Paul Yaswen of the Environmental Genomics & Systems Biology Division was part of a team of researchers from Berkeley Lab, UCSF, and the Buck Institute who co-authored an October 24 Nature Medicine publication on their research that showed the potential of PIM1 kinase inhibition for treatment of patients with triple-negative breast cancer (TNBC). TNBC, which lacks the expression of the estrogen, progesterone, and HER2 receptors, represents the breast cancer subtype with the poorest outcome. No targeted therapy is available against this subtype due to lack of validated molecular targets.
Their finding was the culmination of a years-long collaborative effort, lead by UCSF, that involved the use of normal human mammary epithelial cells engineered by Alexey Bazarov in Yaswen’s lab to express an inducible MYC oncogene – a gene that is frequently amplified and overexpressed in TNBC. Dai Horiuchi in Andrei Goga’s lab at UCSF subjected the cells to a synthetic lethality screen using shRNAs against all known kinases. Two genes are synthetic lethal if alteration of either alone is compatible with viability but alteration of both leads to death. Targeting a gene that is synthetic lethal to a cancer-relevant mutation such as MYC amplification should kill only cancer cells and spare normal cells. Using this approach, PIM1 – a targetable non-essential kinase – was identified.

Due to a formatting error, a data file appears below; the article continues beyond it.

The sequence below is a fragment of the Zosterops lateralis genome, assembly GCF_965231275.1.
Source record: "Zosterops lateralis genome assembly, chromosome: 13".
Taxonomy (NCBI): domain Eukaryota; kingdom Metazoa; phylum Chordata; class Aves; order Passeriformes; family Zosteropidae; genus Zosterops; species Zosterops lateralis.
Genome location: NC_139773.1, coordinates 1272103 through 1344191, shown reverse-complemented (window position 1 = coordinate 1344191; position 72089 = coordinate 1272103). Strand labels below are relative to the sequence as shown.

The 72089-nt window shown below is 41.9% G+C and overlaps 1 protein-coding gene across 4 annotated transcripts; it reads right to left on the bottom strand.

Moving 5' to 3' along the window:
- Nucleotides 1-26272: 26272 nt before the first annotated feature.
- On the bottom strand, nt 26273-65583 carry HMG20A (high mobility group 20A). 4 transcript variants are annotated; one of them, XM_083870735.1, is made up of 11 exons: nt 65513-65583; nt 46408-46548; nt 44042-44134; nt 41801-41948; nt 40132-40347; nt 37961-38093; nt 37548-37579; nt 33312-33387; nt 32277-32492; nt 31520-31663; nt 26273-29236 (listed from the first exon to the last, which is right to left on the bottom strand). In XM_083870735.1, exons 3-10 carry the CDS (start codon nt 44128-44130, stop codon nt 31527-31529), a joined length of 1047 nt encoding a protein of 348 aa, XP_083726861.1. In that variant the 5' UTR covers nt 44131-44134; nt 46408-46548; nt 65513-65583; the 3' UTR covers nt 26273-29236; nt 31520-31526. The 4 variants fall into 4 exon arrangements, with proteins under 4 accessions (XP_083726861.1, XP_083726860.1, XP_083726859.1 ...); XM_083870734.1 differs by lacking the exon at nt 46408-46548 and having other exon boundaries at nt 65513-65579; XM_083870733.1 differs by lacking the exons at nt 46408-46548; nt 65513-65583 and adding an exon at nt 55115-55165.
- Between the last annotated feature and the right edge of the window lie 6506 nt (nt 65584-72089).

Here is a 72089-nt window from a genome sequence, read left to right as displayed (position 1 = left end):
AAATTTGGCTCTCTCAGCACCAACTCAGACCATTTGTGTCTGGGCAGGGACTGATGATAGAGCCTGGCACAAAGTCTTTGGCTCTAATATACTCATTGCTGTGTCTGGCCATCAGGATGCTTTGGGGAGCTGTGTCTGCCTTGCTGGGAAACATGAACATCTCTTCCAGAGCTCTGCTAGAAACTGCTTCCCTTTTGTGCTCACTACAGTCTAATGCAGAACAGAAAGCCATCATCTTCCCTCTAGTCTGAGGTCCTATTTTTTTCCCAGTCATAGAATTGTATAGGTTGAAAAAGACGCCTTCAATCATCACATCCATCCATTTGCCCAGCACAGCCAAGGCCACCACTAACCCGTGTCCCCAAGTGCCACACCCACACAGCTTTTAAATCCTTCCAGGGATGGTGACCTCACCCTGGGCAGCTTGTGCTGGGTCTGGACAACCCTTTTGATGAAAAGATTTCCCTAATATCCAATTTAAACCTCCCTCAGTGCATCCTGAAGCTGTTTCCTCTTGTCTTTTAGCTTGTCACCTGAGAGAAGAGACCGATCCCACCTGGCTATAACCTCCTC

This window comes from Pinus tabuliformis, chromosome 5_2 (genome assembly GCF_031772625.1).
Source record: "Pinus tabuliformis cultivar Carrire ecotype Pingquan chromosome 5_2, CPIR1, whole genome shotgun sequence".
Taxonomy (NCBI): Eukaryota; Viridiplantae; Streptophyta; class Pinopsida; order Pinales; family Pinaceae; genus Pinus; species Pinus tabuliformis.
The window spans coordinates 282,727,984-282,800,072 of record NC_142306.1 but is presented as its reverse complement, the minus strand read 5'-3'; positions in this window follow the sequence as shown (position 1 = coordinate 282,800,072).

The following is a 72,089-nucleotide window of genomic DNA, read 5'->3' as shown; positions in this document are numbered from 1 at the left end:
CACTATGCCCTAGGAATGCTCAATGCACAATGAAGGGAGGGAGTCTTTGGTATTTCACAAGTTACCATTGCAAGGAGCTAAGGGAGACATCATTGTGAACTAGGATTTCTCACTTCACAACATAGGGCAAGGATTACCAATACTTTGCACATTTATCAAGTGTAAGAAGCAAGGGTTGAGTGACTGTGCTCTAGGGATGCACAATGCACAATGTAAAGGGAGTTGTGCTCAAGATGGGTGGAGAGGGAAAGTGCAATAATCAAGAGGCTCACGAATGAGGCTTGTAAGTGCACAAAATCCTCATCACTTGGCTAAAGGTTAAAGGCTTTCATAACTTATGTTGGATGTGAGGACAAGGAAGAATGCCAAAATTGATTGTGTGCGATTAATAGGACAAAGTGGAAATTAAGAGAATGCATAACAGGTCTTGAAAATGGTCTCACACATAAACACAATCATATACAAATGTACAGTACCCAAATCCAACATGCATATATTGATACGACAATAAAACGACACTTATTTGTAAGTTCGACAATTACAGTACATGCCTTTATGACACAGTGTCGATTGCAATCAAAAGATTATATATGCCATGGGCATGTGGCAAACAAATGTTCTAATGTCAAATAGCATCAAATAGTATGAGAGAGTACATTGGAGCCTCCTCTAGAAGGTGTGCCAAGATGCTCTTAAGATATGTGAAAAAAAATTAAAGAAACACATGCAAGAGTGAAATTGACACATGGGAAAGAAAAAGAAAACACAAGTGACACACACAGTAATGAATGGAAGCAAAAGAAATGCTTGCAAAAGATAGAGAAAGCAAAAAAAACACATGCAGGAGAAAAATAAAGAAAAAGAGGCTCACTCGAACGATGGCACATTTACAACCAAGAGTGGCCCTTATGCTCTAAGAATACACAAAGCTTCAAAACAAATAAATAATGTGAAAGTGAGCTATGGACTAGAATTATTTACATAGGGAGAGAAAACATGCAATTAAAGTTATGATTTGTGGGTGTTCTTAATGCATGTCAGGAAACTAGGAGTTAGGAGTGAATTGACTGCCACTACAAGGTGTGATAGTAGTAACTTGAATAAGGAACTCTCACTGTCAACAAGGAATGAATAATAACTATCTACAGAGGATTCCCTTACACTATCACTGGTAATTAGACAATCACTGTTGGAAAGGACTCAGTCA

Additional work by Goga’s team and other collaborating groups showed the relevance of the finding in clinical datasets and xenograft models. Small molecule PIM kinase inhibitors have already been identified and are available for clinical testing.
For more on this story, read the UCSF press release.